Outdoor Woodworking Projects: Wood treatment

Wood is prone to rotting, softening, and color damage due to the outdoor elements. In this article, I will show you how to treat wood for outdoor use to prevent damage to your project.


3 Types of wood damage

The three main types of wood damage are sun damage, water damage, and bug infestation.

Sun damage

Wood sun damage normally consists of discoloration, fading, and weakening.

Water damage

Wood water damage can result discoloration, warping, mold and rotting, and weakening of the wood.

Bug infestation

Bug infestations like having wood-boring beetles can result in discoloration, visible holes, and weakening of the wood.

How to treat wood for outdoor use

When creating projects that will be in the outdoor elements, you will need to take extra steps to prevent wood rot and bug infestations.

5 steps to treating wood for outdoor use

  • Use Pressure Treated Lumber
  • Outdoor grade wood glue
  • Use outdoor grade hardware
  • Use exterior grade finish
  • Seal all sides

Below, I will explain the 5 ways to treat wood for outdoor use in more detail.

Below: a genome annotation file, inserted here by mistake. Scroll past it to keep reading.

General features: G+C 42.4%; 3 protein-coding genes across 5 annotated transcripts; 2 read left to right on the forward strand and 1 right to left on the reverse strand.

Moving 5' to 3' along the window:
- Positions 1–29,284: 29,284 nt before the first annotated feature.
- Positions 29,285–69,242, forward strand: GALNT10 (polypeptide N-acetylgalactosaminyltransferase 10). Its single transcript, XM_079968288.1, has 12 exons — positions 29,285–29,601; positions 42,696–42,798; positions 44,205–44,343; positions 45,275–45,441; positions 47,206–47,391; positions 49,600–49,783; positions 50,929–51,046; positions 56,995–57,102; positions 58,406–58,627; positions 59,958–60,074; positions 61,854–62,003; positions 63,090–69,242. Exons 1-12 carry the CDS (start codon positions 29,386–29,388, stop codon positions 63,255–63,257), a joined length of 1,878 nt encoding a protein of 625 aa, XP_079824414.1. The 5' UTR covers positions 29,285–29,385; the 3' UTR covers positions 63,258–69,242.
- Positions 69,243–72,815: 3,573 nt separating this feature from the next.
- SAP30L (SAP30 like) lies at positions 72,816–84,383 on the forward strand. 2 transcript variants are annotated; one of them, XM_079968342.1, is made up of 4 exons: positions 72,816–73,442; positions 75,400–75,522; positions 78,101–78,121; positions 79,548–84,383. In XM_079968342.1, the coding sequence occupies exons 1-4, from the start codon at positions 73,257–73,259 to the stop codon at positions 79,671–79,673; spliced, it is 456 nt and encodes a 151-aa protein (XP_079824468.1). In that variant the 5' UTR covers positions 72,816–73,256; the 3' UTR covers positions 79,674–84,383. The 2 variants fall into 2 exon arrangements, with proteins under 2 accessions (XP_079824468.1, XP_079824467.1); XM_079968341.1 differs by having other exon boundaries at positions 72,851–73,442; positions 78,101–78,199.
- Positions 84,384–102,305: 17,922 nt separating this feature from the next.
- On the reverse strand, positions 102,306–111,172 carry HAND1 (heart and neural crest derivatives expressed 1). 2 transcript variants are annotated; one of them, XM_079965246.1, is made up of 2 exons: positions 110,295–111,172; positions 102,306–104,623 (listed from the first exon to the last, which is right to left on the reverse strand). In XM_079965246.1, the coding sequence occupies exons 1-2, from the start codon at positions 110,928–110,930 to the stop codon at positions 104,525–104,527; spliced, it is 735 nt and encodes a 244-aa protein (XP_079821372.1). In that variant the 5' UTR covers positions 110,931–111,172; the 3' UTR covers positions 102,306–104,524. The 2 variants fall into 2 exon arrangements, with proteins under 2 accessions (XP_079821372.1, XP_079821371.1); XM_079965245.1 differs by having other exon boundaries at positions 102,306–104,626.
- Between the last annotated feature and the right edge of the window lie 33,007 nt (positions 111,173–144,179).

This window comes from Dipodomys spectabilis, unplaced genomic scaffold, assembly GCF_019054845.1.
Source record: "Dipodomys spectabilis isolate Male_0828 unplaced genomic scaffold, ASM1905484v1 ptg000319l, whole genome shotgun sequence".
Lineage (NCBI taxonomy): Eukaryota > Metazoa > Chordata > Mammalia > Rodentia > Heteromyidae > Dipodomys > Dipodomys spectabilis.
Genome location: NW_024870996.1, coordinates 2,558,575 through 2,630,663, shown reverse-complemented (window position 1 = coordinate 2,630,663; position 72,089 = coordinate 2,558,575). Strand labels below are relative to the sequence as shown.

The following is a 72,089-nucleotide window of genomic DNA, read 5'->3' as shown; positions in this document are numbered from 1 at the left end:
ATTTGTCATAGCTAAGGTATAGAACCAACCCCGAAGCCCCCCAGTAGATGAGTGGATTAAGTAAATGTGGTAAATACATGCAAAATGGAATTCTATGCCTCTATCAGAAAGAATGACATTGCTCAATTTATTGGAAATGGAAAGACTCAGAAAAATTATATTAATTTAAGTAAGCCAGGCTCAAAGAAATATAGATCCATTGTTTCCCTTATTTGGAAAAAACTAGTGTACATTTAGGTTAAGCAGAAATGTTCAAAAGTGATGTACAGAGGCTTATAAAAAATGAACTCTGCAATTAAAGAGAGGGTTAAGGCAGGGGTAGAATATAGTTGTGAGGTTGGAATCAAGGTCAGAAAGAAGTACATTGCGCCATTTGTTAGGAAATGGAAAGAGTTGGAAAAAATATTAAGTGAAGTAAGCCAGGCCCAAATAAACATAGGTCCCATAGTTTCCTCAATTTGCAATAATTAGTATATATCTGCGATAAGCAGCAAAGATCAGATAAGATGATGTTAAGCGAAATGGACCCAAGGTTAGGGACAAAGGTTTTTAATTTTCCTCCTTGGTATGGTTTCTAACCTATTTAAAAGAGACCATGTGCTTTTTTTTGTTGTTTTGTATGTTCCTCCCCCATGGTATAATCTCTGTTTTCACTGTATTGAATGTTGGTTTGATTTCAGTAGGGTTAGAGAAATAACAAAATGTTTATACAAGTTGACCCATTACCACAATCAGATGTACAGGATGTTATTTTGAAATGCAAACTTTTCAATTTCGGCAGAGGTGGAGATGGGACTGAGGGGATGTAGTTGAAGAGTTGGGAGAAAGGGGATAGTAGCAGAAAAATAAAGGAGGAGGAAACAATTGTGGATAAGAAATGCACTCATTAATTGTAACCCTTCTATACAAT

Use Pressure Treated Lumber

Pressure treated lumber are infused with preservative chemicals that protects the wood to natural elements such as sun exposure, rain, and insects.

Not using pressure treated lumber will greatly increase your chances of wood rot and bug infestations because rain or insects only need a small, unsealed, section to penetrate the wood.

Outdoor grade wood glue

You will wood glue that is recommended for outdoor use and is waterproof. Not using the correct wood glue will weaken the joint over time. Not only does this decrease the durability of the project, but you will also have an unsealed opening in the wood that can become infected.

If the project is covered under a patio, then water resistant wood glue will suffice. However, if the project is in direct elements, waterproof wood glue is essential.

Top water-resistant wood glue

  • Titebond PREMIUM – $5.48 (8fl/oz)
  • Gorilla Wood Glue – $4.98 (8fl/oz)

Top waterproof wood glue

  • Titebond ULTIMATE – $7.48 (8fl/oz)
  • Gorilla Wood Glue Ultimate – $7.98 (8fl/oz)

To learn more about wood glue, use, assembly, and strength, then check out my article “Wood glue: Strength, removal, and how to”.

Use outdoor grade hardware

Any screws, braces, or hardware that is used will need to be recommended for outdoor use if your project is in the direct elements.

If your project is constantly covered, like under a patio, and is exposed to indirect elements, then you can skip this part.